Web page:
School holidays – 1918 style!

School holidays in 2020 will, in all probability, be very different from previous years, but one thing is certain: they will be nothing like school holidays straight after the First World War.  Long-time Milton resident, Peter Rathbone, found an essay written by his father, Geoff Rathbone, while in his early teens at Burford School.  The title of that essay, and one beloved by successive generations of teachers was the highly unoriginal one of ‘How I spent my holidays.’  The essay was dated 30th September 1918.  At the foot of the essay is the teacher’s comments:

“Good. You must try and vary your sentences; 8 out of 10.”

This is not a refined piece of writing, but it does give an eye-opening account of what holidays were like nearly a hundred years ago; spot the differences with present day holidays!

The first fortnight of my holiday I spent on fishing and other sports such as football and cricket.  When the weather was fine and harvest began, I helped on the farm, first to cut the corn and then helped to carry it. In bad weather, I helped with horse hoeing the rows of crops.

I went picking apples and putting them in bags ready to send them to London by train. I caught several nice fish which were mostly rainbow trout.  I went blackberrying the next day and got about eight pounds with which we made jam.

On Wednesday September 12th I went to Oxford.  I went to see Christ Church College.  In the dining hall we saw some very ancient and beautiful paintings and we had to pay two pence.  Then we went to see the cathedral which had very beautiful stained glass windows.  We saw the goldfish in the pond outside and after that we went up Old Tom’s Tower.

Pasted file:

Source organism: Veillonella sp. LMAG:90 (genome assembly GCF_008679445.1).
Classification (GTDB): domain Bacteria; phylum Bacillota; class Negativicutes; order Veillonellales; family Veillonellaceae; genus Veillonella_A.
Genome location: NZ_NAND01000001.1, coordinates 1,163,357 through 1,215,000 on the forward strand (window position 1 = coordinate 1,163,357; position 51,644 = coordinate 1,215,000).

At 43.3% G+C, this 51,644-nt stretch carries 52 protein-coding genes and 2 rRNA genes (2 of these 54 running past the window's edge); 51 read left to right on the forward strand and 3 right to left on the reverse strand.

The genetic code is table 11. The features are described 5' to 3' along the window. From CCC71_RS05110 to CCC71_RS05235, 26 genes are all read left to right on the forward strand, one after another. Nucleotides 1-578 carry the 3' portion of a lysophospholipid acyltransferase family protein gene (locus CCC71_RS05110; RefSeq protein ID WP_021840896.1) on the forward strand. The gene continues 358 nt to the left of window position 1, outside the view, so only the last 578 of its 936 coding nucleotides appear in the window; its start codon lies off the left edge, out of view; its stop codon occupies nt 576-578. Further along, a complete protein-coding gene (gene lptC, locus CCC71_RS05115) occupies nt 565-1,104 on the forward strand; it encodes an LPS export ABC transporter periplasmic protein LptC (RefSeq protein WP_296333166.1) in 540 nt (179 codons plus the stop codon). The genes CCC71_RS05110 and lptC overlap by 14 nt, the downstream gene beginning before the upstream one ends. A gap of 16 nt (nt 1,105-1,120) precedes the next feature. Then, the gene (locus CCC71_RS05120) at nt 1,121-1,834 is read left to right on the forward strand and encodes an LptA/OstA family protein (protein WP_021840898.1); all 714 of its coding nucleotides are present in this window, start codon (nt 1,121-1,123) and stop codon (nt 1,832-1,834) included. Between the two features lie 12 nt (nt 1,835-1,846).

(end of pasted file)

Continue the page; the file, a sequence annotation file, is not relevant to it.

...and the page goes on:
On the way home we saw a lot of aeroplanes rising and settling as we went past the aerodrome at Port Meadow.  One of the planes followed the train a long way and was only just above the train.  When the train reached Ascott station about twenty or thirty German prisoners got onto the train.

On Thursday I went to the fete at Milton in aid of the Red Cross.  There were several stalls, bowling for the pig, hoop-la and a lot of races at night.  There was also a livestock stall and a tent inside of which were German helmets, belts, bayonets, bullets and other souvenirs.

On Friday I went out with the shooters and we shot fourteen and a half brace of partridges, twenty hares and two rabbits in the morning. Then on Sunday I went to church in the morning and evening and on Monday morning I went gathering nuts in the woods.  I gathered nearly half a peck of nuts.  The last two days of my holidays I spent gathering apples and pears. 

Quite a difference to 2020!

August – September 2020